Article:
Editor's note: This is the second of a series. Part one began on Oct. 27.
Making the choice
When one of Albert M. Olmstead's employers passed away, Olmstead had to make a choice. The farms were getting smaller, and deferments were getting more and more rare. The Merchant Marines became an appealing option. Being in the Merchant Marines meant good pay with benefits, seeing the world and helping troops in need. Choosing the Merchant Marines over the Army was a no-brainer for Olmstead; however, he knew nothing of the dangers of sailing the Atlantic when the world was at war.
Albert M. Olmstead, Merchant Marine
Because of his life of working and playing outdoors, Olmstead passed the physical fitness tests with flying colors. He also scored high on the seamanship tests. With visions of sailing the world on one of the Merchant Marines' new ships, Olmstead was soon off to eight weeks of training in Sheepshead Bay.
When he'd completed his training, Olmstead held in his hand his Merchant Marines license. This document allowed him to travel to Los Angeles, Boston or Philadelphia, or to stay in New York, and put his name on a board. Once a Merchant Marine's name was selected, he would be assigned to a ship and told his departure date. However, no information was shared about the ship's cargo, travel route or destination. These things were kept secret to help ensure safe deliveries of supplies to troops. The enemy would love nothing more than to get ahold of those ships' plans and sink them, leaving Allied troops without things like food, clothing and ammunition.
Before signing onto his first mission, Olmstead was told to head west because many merchant ships were gathering for large convoys. He had earned a 10-day leave, so he went home for a quick visit before taking a five-day bus ride to Los Angeles. He had never seen that much of the country before, and he loved meeting new people at every bus stop, hearing their stories.
Olmstead reported to the Merchant Marines docks in the Los Angeles Newport area. He counted 100 ships being loaded, repaired, serviced or setting sail for the Pacific. After Olmstead had handed over his paperwork, a clerk wrote down a dock number on a slip of paper, passed it to Olmstead and told him to report to the captain of the ship that was tied to that dock. No ship's name, captain's name or ship's color was revealed.
He did as he was told, and found that he was assigned to the MV Cape Henry, a diesel-powered ship. The captain told him that he and the rest of the crew would be informed of their cargo and destination once they were safely out at sea. The next morning, the MV Cape Henry set off for Bremerton, Wash., to pick up an Army support group to defend the ship if need be. On the deck sat a 105mm Howitzer and a set of twin 40s. Out in open water, the Merchant Marines watched the soldiers target practice with wooden targets they pulled behind the ship.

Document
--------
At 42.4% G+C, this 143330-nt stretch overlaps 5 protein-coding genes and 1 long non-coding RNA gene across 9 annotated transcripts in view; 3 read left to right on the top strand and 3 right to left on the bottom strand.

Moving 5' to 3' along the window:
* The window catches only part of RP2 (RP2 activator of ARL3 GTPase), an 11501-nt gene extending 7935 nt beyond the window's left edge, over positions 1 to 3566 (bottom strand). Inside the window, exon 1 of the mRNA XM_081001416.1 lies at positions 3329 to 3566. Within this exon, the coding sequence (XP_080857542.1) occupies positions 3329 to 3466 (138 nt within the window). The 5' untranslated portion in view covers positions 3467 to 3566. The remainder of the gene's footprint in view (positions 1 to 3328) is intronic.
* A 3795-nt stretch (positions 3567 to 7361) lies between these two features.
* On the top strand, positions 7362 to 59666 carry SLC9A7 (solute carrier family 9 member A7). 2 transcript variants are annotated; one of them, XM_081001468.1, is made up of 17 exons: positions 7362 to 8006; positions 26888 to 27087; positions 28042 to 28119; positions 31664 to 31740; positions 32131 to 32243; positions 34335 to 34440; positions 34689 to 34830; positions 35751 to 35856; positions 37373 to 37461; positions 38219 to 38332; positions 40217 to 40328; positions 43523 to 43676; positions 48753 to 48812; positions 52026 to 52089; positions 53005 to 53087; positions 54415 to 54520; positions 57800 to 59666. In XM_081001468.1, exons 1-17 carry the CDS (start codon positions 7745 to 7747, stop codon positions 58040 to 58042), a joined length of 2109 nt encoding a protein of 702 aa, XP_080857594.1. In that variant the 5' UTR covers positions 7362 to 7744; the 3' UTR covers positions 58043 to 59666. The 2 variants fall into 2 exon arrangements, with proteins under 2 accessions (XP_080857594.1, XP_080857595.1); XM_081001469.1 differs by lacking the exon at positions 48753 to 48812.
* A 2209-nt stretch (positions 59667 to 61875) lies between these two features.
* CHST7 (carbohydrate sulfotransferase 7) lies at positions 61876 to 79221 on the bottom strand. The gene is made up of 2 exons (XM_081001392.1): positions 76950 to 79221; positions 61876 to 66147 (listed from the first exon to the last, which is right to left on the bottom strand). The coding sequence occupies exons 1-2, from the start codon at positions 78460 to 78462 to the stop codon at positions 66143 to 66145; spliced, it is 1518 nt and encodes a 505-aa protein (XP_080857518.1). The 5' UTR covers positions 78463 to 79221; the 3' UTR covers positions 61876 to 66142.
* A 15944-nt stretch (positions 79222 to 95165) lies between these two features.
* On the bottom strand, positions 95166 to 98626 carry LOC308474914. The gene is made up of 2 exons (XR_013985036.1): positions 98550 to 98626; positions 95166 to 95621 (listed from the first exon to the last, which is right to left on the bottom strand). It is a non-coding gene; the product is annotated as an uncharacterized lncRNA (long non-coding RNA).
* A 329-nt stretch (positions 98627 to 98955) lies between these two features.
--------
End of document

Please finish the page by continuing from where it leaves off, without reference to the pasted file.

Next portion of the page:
The crew was advised that they were headed for Okinawa, Japan. It had been taken by the U.S. Marines at a very high cost. Almost 12,000 men had lost their lives. The island had been a crucial win because of its airstrips. Large bombers could land there, which would help the Allies invade Japan's mainland.
After unloading at Okinawa, Olmstead and his fellow Merchant Marines sailed again and docked at Honolulu, Hawaii. The deck was cleared, then loaded with half tracks, 6x6s and ammunition, food and mail. No destination was given, as usual. The next day, at sea, the men learned that they were headed for Enewetak in the Marshall Islands. After that, the remaining cargo was unloaded at Ulithi.
On June 18, 1945, the Cape Henry was to meet up with the largest convoy being formed. It consisted of Merchant Marines ships and Navy vessels. The ships would be loaded with supplies and ammunition to stock troops so that the Allies could invade Japan's mainland. The Cape Henry arrived at Okinawa, her crew ready to do their part in an invasion that would decide the war's end.
The sun shown brightly on the morning Olmstead learned the United States had dropped a bomb like no other on Hiroshima. This new type of bomb was so devastating that it wiped out the entire Japanese city. Civilians were evaporated where they stood, and for miles the bomb's fallout coated the city and its suburbs in a heavy death blanket. A few days later, another atomic bomb was dropped on Nagasaki. Radiation poisoning killed thousands more people for years to come. The dropping of these bombs remains a controversial topic to this day, but at the time, U.S. President Harry Truman made that choice to end the war that brought our boys home in body bags every day, leaving mothers without sons and making sad widows of young wives.
With the world finally at a hard-won peace, Olmstead headed for San Francisco. It was Nov. 20, 1945, and he was on leave. He was 19 years old, he had seen much of the world, and he was glad to have his feet back on U.S. soil. He celebrated Christmas in Cheyenne, Wyoming, and from there went to Chicago. He made it home and then spent the next 10 days telling stories of his life at sea and of islands in the Pacific that no one in Chautauqua had ever heard of.
Soon, a call came and Olmstead learned what his next duty station would be. He went to New Jersey and a shell tanker, the S.S. Mammoth. That ship was longer and wider than any military ship Olmstead had ever seen. She was a super tanker, carrying various fuels, and she was on her way to Houston, Texas. On the way there and back, the ship stopped at various distributors, and Olmstead was happy to see more of the United States. He spent his last few trips on smaller ships, and finished his career sailing from Cleveland to Buffalo. Even though he wasn't out on the Ocean or headed for the Pacific Islands, Olmstead had some memorable trips on the waters of Lake Erie.
Next week: Part three.